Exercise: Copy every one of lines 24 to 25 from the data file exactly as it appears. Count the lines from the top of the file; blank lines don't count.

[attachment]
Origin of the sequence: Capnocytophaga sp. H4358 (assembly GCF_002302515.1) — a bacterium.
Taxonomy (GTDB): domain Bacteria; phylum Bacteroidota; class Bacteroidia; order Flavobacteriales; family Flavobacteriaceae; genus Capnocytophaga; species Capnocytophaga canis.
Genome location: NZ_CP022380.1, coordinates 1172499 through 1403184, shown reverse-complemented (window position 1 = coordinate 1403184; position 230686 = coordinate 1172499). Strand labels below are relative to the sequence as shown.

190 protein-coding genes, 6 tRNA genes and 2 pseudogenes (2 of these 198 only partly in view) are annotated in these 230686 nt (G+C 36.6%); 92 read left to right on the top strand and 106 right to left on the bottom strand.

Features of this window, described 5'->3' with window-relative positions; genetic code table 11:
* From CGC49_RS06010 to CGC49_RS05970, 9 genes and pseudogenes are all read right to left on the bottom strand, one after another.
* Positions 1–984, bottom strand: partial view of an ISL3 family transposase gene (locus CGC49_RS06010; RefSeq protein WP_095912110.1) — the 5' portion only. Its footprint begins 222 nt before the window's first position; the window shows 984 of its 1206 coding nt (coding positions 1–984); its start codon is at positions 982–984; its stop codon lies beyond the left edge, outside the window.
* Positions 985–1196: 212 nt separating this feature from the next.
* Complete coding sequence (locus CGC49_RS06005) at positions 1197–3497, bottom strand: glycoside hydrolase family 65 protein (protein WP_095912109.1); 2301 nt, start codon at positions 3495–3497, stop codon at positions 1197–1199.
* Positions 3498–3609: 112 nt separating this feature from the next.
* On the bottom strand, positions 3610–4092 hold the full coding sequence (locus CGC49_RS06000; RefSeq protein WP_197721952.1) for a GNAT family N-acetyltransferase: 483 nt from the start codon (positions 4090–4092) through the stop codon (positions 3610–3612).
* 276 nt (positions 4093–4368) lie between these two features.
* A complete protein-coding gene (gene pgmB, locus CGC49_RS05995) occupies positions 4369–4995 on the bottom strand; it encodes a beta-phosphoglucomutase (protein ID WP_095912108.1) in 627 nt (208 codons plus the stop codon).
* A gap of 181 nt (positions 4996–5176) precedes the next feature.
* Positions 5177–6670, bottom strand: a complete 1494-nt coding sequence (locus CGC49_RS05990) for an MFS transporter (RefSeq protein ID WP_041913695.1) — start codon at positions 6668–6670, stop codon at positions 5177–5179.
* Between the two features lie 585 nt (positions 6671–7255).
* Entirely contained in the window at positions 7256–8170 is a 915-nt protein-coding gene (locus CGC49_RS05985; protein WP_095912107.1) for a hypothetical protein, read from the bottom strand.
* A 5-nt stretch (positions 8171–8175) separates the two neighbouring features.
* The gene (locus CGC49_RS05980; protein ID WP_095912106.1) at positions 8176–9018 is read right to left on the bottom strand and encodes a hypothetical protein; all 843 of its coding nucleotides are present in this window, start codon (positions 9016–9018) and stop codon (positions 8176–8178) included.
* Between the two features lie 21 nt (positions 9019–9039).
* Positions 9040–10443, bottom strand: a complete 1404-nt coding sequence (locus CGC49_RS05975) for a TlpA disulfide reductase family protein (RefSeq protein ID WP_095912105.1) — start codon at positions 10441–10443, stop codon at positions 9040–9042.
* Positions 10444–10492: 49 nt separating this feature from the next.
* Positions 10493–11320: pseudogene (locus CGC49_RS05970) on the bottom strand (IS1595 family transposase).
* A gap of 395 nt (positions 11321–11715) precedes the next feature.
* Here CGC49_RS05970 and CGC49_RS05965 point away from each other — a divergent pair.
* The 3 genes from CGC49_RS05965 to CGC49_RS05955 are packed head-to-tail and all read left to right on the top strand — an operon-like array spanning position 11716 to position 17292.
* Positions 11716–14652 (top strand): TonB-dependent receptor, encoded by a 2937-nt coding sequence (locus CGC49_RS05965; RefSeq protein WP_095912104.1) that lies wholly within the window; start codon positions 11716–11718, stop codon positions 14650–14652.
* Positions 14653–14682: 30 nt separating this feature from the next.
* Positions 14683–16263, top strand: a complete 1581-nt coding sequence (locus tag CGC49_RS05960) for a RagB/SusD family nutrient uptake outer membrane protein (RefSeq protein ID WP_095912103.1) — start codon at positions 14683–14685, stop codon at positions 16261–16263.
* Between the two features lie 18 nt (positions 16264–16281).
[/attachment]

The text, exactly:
* A gap of 395 nt (positions 11321–11715) precedes the next feature.
* Here CGC49_RS05970 and CGC49_RS05965 point away from each other — a divergent pair.